Iconic carmaker Ford Motor (F) - Get Report is a name that's synonymous with the grand-old era of automobiles while CenturyLink (CTL) - Get Report is a time-honored company from a time when "telecom" meant "landlines."
The fact is, the fundamental business matrix for both isn't as strong as it once used to be and could soon snip dividends. Ford already has a history of unkind cuts. CenturyLink is hardly any competition for larger mobile carriers. Here's why these stocks should be avoided. Both companies' shares were roughly flat in Friday trading.
Ford has been going through a difficult period. The cloud over the company has as much to do with the 18% year-to-date decline in its stock price as with the overall sluggish sales of its cars.
Ford has struggled to keep pace with Japanese carmakers like Toyota Motor, Honda Motor and premium electric vehicle company Tesla Motors. These manufacturers have beenrapidly changing the nature of the car business.
In addition, operating margins in Europe, Middle East/Africa, Asia Pacific and South America in the fourth quarter were uniformly lower than in North America, where sales are dipping.
Car making and selling is undergoing a paradigm shift. These are some of the reasons why Ford's 5.2% dividend yield looks shaky.
The dividend yield (calculated as dividend as a percent of share price) for Ford is masking bigger problems, namely that the decline in Ford's stock price is what pushed the yield up.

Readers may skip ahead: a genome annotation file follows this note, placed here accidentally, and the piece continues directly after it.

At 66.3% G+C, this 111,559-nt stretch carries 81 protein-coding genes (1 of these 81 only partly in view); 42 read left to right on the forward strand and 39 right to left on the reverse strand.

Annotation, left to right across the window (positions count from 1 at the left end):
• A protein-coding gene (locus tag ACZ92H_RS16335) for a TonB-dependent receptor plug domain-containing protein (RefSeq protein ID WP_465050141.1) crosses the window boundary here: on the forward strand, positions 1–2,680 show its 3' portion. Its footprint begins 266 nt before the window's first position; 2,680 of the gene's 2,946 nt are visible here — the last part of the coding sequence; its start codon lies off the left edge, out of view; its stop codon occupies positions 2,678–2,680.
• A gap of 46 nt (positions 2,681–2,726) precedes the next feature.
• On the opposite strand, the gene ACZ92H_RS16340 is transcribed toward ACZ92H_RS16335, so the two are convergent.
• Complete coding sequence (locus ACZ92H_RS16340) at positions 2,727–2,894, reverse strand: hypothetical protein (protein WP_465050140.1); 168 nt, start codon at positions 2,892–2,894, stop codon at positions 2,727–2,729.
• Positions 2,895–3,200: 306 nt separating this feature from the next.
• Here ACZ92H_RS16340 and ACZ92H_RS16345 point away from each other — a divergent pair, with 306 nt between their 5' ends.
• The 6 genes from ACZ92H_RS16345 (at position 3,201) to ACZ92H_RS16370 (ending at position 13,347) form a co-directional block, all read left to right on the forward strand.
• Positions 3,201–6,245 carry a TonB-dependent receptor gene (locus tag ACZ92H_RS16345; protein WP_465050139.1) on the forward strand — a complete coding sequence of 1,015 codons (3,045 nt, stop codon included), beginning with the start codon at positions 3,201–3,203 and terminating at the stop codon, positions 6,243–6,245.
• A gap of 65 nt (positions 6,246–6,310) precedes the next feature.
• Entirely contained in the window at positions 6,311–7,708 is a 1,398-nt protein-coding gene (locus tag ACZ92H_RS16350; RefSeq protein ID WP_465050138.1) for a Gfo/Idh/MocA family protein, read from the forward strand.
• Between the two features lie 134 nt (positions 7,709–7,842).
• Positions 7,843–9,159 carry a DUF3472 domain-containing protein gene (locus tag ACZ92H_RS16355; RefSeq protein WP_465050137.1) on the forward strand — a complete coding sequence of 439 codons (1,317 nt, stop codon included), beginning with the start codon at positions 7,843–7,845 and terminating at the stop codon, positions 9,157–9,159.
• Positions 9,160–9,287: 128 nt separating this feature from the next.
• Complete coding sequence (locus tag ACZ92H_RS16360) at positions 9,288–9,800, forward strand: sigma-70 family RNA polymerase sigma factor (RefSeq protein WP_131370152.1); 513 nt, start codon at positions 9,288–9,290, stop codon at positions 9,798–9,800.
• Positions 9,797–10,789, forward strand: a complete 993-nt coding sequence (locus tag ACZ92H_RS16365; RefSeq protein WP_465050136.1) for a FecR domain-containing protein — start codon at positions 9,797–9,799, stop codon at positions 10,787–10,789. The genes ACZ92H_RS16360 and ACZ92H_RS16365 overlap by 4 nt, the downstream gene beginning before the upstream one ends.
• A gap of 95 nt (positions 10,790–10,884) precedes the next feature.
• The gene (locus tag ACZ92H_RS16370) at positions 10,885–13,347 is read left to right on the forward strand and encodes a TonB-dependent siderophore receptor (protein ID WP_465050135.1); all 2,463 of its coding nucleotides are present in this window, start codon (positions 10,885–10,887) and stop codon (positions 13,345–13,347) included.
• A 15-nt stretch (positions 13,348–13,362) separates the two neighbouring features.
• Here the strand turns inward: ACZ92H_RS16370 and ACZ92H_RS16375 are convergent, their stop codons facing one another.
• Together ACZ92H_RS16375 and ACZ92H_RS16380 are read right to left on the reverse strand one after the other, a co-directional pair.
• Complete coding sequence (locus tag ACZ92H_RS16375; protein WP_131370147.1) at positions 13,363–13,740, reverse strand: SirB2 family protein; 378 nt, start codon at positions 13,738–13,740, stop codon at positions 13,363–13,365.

There are several other reliable dividend creators out there: McDonald's, Johnson & Johnson and Coca-Cola.
CenturyLink carries a notably high yield of 9.3%, but there is big risk in the stock and the yield could fast bleed out.
CenturyLink is paying billions for acquisitions, but it has a poor track record of making money through these assets. The $34 billion purchase of Level 3 Communications, announced a few days ago, may well follow in that path. The Level 3 acquisition will add debt to the company's books. The stock is down by about 16% in the last month.
The company posted a net loss of $239 million in 2013, when it paid a dividend of $1.3 billion. In 2014, CenturyLink posted net income of $772 million, but dividends of $1.22 billion. The story is the same in 2015, where dividend payments are way ahead of net profit.
Dividends haven't grown in the last three years. CenturyLink must find a way to become more profitable to drive dividend growth.
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The author is an independent contributor who at the time of publication owned none of the stocks mentioned.